It's long been argued that marijuana is a gateway drug for other substances, but a controversial sex education bill recently signed into law by Tennessee Gov. Bill Haslam has introduced a new definition: gateway sexual activity.
The bill, HB 3621/SB 3310, bans teaching students about gateway sexual activity. The problem is the bill doesn't truly define what exactly a gateway sexual activity is and so critics are now left wondering if kissing and holding hands could be classified as such. To that end, they have labeled the legislation the no holding hands bill.
The law takes effect July 1.
According to the bill, gateway sexual activity means sexual contact encouraging an individual to engage in a non-abstinent behavior. It further stated that a person promotes gateway sexual activity by encouraging, advocating, urging or condoning gateway sexual activities.
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It was a classroom demonstration involving a sex toy that spurred the strict pro-abstinence sex education law, according to the Associated Press.
David Fowler, president of Family Action Council, helped draft the bill. He told the website, PolitiFact.com that gateway sexual activity means sexual contact that's in accordance to the state's criminal law and that refers to the intentional touching of areas such as the groin, inner thigh, buttock or breast of a human being.
Though kissing and holding hands are not a part of the criminal definition, critics can't help but reiterate how vague the law is.
Gateway sexual activity is so vaguely defined it could be holding hands, hugging, anything that teenagers do like that, State Rep. Mike Stewart, Democrat of Nashville, said during House floor debate, according to PolitiFact.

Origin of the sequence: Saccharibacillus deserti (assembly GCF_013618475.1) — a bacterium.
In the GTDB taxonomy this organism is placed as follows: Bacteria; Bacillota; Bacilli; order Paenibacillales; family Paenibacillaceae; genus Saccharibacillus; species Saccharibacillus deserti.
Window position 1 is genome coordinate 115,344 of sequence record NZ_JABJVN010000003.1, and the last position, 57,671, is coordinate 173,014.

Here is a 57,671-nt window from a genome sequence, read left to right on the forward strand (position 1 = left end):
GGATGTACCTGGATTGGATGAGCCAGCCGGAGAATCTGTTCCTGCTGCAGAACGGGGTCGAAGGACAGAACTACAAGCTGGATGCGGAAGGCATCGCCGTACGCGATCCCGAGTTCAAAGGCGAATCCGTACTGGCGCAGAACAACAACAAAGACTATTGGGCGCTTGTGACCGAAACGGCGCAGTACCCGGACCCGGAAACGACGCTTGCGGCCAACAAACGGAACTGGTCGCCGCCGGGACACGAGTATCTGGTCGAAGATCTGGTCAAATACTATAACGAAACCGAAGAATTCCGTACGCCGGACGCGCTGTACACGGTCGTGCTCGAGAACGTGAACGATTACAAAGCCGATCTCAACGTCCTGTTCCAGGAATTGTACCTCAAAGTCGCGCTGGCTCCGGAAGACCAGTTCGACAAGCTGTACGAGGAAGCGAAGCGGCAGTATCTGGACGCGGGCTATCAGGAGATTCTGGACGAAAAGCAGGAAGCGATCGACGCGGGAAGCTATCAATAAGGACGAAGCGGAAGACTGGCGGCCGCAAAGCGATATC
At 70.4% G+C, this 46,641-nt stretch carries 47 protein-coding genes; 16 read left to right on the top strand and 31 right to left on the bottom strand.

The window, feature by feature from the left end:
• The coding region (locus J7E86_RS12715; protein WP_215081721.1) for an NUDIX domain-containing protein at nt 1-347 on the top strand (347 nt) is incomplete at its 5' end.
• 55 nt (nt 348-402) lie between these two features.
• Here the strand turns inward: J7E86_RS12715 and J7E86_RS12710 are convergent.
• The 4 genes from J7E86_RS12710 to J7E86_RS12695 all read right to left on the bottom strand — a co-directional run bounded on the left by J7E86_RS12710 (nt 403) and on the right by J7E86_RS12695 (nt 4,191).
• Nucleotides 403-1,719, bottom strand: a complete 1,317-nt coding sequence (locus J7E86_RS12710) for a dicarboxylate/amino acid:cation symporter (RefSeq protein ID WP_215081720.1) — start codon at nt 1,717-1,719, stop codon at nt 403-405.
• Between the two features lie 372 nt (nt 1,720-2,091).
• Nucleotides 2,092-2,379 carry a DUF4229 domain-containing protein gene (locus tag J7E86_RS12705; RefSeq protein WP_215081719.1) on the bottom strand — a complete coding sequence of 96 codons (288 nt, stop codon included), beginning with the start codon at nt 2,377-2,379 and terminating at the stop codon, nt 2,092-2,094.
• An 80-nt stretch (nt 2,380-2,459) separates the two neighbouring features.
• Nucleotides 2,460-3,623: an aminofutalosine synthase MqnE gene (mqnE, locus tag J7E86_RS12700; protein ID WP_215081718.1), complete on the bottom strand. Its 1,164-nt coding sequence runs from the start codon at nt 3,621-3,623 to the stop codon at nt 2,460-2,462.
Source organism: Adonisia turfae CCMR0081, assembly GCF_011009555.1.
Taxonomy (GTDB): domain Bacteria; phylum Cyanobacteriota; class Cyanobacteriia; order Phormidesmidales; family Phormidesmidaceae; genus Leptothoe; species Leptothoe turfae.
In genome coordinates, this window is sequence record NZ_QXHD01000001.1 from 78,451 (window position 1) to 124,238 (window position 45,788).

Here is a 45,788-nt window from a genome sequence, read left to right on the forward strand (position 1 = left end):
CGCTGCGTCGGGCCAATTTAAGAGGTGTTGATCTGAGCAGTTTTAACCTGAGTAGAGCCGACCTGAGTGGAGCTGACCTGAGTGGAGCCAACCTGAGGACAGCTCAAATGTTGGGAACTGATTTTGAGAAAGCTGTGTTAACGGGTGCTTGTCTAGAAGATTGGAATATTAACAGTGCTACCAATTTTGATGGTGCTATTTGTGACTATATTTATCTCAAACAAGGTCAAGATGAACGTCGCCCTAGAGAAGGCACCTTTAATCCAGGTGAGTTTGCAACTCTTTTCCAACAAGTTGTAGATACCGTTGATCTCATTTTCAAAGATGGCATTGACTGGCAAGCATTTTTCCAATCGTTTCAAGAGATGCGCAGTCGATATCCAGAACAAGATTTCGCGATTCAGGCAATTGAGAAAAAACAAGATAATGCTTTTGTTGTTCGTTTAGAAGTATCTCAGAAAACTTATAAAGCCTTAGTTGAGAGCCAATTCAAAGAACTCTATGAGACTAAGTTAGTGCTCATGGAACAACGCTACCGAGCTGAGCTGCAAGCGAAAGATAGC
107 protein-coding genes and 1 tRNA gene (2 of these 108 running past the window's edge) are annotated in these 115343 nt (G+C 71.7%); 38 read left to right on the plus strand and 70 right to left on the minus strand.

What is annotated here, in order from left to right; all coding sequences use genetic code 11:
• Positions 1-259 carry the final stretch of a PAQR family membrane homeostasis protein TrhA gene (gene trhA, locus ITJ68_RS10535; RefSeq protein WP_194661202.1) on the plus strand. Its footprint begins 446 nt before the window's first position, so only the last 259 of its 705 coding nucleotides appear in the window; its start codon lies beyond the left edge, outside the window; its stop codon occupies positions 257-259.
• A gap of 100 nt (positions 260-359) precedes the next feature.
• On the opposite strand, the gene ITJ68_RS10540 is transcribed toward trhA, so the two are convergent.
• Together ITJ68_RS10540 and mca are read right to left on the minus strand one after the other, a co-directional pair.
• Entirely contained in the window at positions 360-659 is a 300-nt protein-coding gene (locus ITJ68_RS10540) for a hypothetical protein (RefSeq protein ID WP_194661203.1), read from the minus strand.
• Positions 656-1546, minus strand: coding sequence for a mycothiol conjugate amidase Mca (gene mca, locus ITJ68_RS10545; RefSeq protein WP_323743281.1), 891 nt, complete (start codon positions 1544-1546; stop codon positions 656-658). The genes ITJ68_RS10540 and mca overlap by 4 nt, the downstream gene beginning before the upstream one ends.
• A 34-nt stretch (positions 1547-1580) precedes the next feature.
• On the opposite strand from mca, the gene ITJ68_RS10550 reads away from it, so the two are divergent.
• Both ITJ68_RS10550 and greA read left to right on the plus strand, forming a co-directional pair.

Under the new law, the curriculum of Tennessee schools is required to exclusively and emphatically promote sexual risk avoidance through abstinence, regardless of a student's current or prior sexual experience. Should outside instructors or organizations teach students about gateway sexual activity in a sex ed class, they could be fined $500, under the new law.
Under the law, abstinence-based programs must be implemented in a county where the pregnancy rate exceeded 19.5 pregnancies per 1,000 females between ages 11 and 18 years. In Tennessee, according to Department of Health data cited by the law, the pregnancy rate in any county exceeded 19.5 pregnancies per 1,000 females between ages 15 and 17
The AP reported that in 2009 in Tennessee, there were 29.6 pregnancies per 1,000 girls, down from a rate of 48.2 in 1998.
Supporters of the bill were vague on what gateway meant during floor debate.
In April, Rep. John DeBerry, D-Memphis, testified that everyone present in the room knew what gateway sexual activity is.
Everybody knows there are certain buttons when you push them, certain switches when you turn them on, there's no stopping, especially for undisciplined, untrained, untaught and unraised (sic) children who just want to feel affection from somebody or anybody, he said.
Others said the bill is doing Tennessee students a serious disservice. Some are worried teenagers could end up less informed about preventing pregnancies and sexually transmitted diseases.
Barry Chase, president of Planned Parenthood Greater Memphis Region, told the AP that the bill will prevent educators in Tennessee from providing the comprehensive education that students want and need and their parents expect.
But the bill's sponsor, Rep. Jim Gotto, also told the news organization that HB 3621 is being characterized wrongly.
It's not abstinence-only education, he told the AP. I'm so sick of people trying to spin it as that ... because they don't like it. The law does specify that the curriculum has to be abstinence-focused, but they can talk about contraception.
Do you think the new sex ed law will reduce the high teenage pregnancy rate in Tennessee or will teenagers be more uneducated about prevention? Let us know in the comment box below.